TrailBlazer Health Enterprises, one of fifteen independent regional contractors for Medicare, has announced that it will begin covering CyberKnife treatment of prostate cancer as of today, Jan. 30, 2012, provided that patients are enrolled in a clinical study. This policy revision expands Oklahomans’ access to a treatment that was approved by the Food & Drug Administration more than a decade ago and has been covered by the other 46 states that are not part of the TrailBlazer region, which includes Oklahoma, Texas, Colorado and New Mexico.
Tulsa-based Oklahoma CyberKnife has been treating prostate cancer patients with commercial insurance since the center opened in 2008 through a partnership with Hillcrest Medical Center, but Medicare prostate cancer patients in Oklahoma have been denied access to this treatment option until today. CyberKnife provides a form of treatment called stereotactic body radiation therapy (SBRT), a noninvasive method of treating tumors with high-dose radiation precisely aimed from different angles.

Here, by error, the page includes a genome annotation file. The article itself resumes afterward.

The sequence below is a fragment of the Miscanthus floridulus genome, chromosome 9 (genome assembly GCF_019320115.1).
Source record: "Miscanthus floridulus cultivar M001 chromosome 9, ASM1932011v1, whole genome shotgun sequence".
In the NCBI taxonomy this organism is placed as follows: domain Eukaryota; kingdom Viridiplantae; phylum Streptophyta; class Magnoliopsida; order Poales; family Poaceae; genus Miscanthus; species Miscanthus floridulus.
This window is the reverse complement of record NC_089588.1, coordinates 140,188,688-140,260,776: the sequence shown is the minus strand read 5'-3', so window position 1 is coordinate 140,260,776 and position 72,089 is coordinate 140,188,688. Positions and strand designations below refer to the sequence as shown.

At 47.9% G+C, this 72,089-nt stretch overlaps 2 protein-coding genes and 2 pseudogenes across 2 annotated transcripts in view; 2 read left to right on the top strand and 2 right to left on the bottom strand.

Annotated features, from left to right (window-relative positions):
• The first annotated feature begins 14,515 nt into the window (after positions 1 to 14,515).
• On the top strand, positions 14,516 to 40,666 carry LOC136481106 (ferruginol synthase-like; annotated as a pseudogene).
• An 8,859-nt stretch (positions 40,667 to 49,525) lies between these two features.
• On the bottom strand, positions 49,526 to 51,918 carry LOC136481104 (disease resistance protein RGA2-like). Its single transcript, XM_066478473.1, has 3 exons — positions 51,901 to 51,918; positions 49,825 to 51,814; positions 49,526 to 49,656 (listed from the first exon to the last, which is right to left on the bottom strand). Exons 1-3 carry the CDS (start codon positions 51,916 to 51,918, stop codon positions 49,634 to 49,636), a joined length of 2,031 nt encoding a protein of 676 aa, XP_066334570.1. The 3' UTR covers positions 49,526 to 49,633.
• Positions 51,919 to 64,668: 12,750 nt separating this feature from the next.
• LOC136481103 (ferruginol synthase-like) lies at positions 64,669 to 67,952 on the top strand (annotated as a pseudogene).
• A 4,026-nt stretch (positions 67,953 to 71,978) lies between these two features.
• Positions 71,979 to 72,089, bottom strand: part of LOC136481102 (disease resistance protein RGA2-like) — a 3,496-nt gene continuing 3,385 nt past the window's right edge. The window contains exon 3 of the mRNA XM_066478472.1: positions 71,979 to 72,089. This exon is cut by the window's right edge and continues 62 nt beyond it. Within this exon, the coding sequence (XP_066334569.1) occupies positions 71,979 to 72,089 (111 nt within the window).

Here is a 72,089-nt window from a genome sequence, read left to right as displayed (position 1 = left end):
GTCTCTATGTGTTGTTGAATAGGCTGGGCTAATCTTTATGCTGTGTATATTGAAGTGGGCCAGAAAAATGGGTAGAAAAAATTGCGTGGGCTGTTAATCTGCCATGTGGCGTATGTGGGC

“This is a very exciting day for prostate cancer patients with Medicare coverage in our state,” said Allison Loehr, administrator of Oklahoma CyberKnife. “This policy revision culminates a long, persistent effort by many organizations and individuals in our region to ensure patients have fair access to treatments like CyberKnife.”
Recent five-year clinical data has proven the efficacy of CyberKnife treatment with outcomes comparable to other prostate cancer treatment five-year outcomes, including surgery and conventional radiation therapy. According to the results, 93 percent of low-risk prostate cancer patients treated with the CyberKnife in the study had no recurrence of their cancer five years later. Moreover, the study confirmed that CyberKnife’s ability to spare healthy tissue minimizes side effects associated with some other prostate cancer treatments. Click here to read the full study.
“CyberKnife provides a noninvasive treatment option for prostate cancer and can be completed in only five treatment sessions,” said Loehr. “This means patients benefit from a more rapid recovery, allowing them to return to their normal routines almost immediately.”
Loehr further explains that CyberKnife treatment costs less than conventional radiation therapy for prostate cancer and does not require the anesthesia and overnight hospital stay associated with surgery. This can translate into reduced health care costs, she says.
To view TrailBlazer’s revised policy now covering CyberKnife treatment of prostate cancer for patients enrolled in a clinical study, click here.